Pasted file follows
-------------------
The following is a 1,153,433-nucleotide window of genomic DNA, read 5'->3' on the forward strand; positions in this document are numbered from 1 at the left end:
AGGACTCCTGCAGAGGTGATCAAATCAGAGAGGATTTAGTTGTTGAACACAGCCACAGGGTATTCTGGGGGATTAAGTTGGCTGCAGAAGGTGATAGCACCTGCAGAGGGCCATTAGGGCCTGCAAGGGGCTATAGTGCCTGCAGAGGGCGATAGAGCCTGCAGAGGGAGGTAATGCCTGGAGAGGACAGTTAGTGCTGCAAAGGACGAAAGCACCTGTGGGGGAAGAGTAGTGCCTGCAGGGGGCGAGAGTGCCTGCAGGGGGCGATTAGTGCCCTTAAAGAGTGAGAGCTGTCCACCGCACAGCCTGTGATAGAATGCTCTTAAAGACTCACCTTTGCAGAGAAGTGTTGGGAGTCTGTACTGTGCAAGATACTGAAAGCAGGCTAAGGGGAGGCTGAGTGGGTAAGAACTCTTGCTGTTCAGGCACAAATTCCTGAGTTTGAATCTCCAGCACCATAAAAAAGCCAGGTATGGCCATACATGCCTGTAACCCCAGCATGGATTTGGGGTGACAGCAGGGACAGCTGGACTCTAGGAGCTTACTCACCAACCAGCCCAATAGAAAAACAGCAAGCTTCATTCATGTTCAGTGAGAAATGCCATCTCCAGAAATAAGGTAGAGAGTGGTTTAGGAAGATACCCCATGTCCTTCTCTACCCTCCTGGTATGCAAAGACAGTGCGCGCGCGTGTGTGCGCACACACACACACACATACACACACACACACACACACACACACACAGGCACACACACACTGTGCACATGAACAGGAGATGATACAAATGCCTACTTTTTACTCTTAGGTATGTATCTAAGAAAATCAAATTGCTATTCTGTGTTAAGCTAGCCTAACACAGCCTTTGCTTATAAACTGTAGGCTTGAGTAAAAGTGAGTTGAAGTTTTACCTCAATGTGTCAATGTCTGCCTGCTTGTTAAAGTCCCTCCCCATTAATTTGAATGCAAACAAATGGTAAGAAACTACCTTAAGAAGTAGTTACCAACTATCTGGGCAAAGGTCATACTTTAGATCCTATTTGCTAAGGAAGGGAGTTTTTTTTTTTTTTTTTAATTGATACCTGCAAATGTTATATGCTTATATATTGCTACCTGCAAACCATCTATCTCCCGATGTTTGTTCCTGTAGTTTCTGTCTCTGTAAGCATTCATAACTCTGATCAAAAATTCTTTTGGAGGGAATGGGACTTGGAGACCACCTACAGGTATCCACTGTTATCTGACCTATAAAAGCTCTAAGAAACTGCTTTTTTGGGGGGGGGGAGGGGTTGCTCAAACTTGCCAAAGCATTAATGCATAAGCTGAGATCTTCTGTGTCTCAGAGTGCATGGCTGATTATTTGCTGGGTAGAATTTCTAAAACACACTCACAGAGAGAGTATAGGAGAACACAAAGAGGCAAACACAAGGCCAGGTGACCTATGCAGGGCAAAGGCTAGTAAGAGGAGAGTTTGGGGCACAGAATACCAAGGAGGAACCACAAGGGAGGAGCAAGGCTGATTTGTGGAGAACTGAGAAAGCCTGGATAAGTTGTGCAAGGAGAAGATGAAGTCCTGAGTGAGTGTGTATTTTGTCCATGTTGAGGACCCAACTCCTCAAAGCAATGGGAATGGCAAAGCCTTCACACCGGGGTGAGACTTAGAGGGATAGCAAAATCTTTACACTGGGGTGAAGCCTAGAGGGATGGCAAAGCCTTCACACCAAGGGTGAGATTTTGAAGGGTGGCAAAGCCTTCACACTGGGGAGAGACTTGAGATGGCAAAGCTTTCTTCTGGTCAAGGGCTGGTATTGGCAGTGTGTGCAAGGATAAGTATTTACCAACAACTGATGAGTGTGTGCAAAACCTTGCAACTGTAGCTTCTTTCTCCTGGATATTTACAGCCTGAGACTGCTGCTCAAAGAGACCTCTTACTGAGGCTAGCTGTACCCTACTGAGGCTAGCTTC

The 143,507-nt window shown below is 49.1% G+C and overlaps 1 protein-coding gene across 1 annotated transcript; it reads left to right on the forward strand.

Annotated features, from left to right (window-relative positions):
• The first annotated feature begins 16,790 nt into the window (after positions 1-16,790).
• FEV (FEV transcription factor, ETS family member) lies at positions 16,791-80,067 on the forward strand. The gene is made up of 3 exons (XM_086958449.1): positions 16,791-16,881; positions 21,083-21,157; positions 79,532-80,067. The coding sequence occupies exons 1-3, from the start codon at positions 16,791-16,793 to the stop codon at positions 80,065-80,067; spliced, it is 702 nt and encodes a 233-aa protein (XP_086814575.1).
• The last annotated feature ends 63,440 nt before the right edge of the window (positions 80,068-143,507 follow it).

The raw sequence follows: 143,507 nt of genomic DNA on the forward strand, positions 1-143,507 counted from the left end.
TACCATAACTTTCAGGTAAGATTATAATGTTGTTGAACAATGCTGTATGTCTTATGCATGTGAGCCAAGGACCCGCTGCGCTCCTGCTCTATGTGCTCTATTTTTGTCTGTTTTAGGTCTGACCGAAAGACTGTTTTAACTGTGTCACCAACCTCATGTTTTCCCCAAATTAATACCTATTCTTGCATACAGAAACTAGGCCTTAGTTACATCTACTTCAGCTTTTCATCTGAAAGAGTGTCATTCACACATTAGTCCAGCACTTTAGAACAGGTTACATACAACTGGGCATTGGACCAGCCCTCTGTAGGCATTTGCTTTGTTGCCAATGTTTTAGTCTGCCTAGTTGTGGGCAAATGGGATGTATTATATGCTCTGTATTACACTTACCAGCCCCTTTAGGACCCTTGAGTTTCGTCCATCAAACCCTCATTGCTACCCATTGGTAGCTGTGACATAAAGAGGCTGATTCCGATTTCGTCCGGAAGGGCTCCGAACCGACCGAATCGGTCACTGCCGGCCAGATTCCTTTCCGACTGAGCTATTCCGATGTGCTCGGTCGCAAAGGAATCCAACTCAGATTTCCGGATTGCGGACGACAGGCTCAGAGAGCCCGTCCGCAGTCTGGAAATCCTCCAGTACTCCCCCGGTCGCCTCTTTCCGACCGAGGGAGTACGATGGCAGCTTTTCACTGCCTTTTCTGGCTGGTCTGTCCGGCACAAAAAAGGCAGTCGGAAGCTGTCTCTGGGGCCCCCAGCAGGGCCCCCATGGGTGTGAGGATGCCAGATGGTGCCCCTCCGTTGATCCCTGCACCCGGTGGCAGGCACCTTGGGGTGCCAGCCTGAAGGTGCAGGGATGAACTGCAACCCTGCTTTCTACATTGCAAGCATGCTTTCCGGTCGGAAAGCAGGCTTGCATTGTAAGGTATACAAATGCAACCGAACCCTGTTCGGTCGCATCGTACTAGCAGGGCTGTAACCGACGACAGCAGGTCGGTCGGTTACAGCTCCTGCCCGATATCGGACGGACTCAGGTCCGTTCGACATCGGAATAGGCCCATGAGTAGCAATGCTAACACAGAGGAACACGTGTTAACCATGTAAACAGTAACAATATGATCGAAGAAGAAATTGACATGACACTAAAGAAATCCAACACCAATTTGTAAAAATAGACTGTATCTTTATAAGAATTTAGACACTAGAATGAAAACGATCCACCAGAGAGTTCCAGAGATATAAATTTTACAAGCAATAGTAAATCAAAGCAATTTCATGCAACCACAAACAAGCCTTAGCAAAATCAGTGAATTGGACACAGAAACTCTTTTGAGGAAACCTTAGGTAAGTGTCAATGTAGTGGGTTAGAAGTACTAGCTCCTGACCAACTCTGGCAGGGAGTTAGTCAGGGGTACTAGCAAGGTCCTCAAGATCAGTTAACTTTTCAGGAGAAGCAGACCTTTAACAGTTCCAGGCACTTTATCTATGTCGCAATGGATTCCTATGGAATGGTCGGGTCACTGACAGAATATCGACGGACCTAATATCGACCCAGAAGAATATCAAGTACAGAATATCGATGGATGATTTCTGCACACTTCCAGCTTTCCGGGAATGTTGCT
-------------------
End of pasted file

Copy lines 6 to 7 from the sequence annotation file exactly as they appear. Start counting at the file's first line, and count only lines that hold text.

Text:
• FEV (FEV transcription factor, ETS family member) lies at positions 16,791-80,067 on the forward strand. The gene is made up of 3 exons (XM_086958449.1): positions 16,791-16,881; positions 21,083-21,157; positions 79,532-80,067. The coding sequence occupies exons 1-3, from the start codon at positions 16,791-16,793 to the stop codon at positions 80,065-80,067; spliced, it is 702 nt and encodes a 233-aa protein (XP_086814575.1).
• The last annotated feature ends 63,440 nt before the right edge of the window (positions 80,068-143,507 follow it).